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Adverse Effects Reports in Cancer Trials Seen Lacking

Cancer in headline


6 October 2016. A review of clinical trials testing targeted treatments or immunotherapies for cancer show most of the studies got low scores on a standard scale for reporting adverse side effects. Results of the review were reported yesterday at a meeting of the European Society for Medical Oncology, or Esmo, in Copenhagen.

The study, led by head and neck cancer specialist Paolo Bossi at Fondazione IRCCS – Istituto Nazionale dei Tumori in Milan, evaluated the quality of adverse effects reporting for newer types of cancer therapies: targeted treatments that address specific molecular targets, and immunotherapies that harness the immune system to attack tumors. These reports contribute to the safety profiles of treatments, which need to be discussed with patients before they begin.

Bossi and colleagues reviewed publications of 81 clinical trials from 2000 to 2015 testing targeted and immunotherapies approved by the Food and Drug Administration, in more than 45,000 adult patients with solid tumor cancers. The team evaluated the publications on a standard 24-point scale developed by Consolidated Standards of Reporting Trials, or Consort, a voluntary initiative of medical journal editors and practitioners encouraging more transparency in clinical trial reporting.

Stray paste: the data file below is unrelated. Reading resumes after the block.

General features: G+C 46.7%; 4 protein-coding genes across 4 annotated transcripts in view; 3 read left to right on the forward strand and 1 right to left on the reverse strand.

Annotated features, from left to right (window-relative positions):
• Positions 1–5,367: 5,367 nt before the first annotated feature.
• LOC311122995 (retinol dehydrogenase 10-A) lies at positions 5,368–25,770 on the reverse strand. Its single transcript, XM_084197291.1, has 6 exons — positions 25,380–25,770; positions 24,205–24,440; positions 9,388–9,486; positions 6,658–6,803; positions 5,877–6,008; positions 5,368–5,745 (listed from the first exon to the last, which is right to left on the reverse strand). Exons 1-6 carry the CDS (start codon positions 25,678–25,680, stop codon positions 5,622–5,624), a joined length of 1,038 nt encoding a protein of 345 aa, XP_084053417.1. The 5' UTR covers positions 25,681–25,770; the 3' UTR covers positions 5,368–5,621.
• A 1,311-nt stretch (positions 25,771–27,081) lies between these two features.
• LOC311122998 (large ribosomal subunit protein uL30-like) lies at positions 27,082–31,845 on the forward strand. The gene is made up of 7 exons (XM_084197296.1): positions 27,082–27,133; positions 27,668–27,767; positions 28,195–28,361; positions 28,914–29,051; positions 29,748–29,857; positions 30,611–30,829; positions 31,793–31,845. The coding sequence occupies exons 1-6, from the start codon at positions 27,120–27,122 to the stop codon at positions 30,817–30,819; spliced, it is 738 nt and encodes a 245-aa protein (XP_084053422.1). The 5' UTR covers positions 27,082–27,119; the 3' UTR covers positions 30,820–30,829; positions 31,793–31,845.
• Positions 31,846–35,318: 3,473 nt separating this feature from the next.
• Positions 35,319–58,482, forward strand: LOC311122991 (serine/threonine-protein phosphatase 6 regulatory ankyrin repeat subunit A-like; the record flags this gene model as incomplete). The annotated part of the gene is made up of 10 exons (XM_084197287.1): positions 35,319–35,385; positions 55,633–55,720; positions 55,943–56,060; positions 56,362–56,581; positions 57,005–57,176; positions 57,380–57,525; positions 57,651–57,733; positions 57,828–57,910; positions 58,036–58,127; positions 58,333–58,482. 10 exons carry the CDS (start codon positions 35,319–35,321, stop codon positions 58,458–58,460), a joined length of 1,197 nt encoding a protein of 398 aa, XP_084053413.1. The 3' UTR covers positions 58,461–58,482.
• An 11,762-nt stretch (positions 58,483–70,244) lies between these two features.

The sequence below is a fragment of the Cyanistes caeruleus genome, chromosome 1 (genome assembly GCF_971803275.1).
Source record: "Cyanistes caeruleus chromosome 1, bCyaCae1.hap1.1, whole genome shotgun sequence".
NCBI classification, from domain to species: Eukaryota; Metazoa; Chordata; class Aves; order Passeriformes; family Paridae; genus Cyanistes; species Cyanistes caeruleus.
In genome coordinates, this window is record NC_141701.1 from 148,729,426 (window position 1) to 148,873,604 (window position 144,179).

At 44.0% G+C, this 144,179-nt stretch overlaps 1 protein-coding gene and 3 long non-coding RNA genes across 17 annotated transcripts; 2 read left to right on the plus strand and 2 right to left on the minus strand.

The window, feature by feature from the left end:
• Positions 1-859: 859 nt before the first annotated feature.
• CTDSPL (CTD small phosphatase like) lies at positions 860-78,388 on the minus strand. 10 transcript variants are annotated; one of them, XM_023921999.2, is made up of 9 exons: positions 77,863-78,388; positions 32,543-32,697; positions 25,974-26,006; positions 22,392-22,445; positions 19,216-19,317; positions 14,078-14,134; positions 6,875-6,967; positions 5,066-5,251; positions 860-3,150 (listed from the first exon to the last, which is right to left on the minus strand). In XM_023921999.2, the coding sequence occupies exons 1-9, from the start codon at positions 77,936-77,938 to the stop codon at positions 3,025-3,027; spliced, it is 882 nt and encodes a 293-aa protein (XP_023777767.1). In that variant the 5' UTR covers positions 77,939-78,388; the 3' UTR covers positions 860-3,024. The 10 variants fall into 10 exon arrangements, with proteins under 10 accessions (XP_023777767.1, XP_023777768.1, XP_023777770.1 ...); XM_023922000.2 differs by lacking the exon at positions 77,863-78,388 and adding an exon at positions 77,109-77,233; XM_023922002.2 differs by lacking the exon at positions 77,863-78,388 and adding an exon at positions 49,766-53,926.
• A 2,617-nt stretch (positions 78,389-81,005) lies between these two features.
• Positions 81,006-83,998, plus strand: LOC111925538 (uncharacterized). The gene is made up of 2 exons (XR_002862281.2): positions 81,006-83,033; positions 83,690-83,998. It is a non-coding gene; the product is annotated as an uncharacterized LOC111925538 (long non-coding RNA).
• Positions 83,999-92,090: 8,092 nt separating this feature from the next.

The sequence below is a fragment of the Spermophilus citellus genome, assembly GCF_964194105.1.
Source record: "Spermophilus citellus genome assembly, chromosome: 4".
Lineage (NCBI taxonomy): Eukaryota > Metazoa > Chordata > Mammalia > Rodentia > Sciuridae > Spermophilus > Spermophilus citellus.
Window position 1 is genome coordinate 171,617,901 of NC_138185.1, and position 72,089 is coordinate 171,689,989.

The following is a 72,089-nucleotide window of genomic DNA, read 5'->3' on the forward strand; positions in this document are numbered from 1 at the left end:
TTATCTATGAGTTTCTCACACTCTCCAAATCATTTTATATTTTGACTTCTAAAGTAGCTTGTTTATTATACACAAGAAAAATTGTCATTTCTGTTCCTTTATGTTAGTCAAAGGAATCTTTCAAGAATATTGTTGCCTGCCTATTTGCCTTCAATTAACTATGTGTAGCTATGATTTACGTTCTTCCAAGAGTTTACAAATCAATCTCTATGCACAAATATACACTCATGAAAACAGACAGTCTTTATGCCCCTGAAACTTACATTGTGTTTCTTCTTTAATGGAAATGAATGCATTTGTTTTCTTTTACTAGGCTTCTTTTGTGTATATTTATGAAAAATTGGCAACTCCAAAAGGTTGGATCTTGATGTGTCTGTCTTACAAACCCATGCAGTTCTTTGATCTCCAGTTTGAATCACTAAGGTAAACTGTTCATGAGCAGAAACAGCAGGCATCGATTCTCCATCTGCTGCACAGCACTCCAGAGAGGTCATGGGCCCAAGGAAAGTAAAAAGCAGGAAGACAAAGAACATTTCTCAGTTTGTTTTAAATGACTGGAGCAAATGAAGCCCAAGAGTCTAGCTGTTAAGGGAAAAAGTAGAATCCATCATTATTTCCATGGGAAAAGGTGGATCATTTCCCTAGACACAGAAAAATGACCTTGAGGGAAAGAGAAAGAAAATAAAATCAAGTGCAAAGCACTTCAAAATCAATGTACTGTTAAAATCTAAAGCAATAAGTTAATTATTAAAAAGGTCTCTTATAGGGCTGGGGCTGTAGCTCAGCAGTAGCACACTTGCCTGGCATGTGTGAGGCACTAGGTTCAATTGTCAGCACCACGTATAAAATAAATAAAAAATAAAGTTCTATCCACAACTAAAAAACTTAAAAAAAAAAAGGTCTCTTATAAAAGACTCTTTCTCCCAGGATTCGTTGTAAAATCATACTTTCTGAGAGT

The results show 9 of 10 trials score low on reporting toxic effects that occur repeatedly or late in the treatments, as well as the duration of adverse effects. Nearly as many trials — 86 percent — do not adequately report on the time the adverse events occur, and three-quarters (75%) report only on adverse events occurring above a specified threshold. In addition, more than half of the trials reviewed do not report toxicities that lead to withdrawal of therapies, and one-third of the studies do not indicate dose reductions resulting from adverse events.

“Toxicities of targeted agents and immunotherapy are obviously different from the toxicities we are used to observing and treating due to chemotherapy,” says Bossi in an Esmo statement, “and there are some aspects of the toxicities of these newer agents that we are not so well informed about.” One of those aspects, he adds, is the duration of an adverse event, which is not reported as often as their severity and frequency.

One way of improving adverse effects reports in trials of newer therapies is through reports provided by patients. The authors cite the Patient-Reported Outcomes version of the Common Terminology Criteria for Adverse Events, or Pro-Ctcae, a measurement system developed by the National Cancer Institute for patients to indicate toxic effects in clinical trials.

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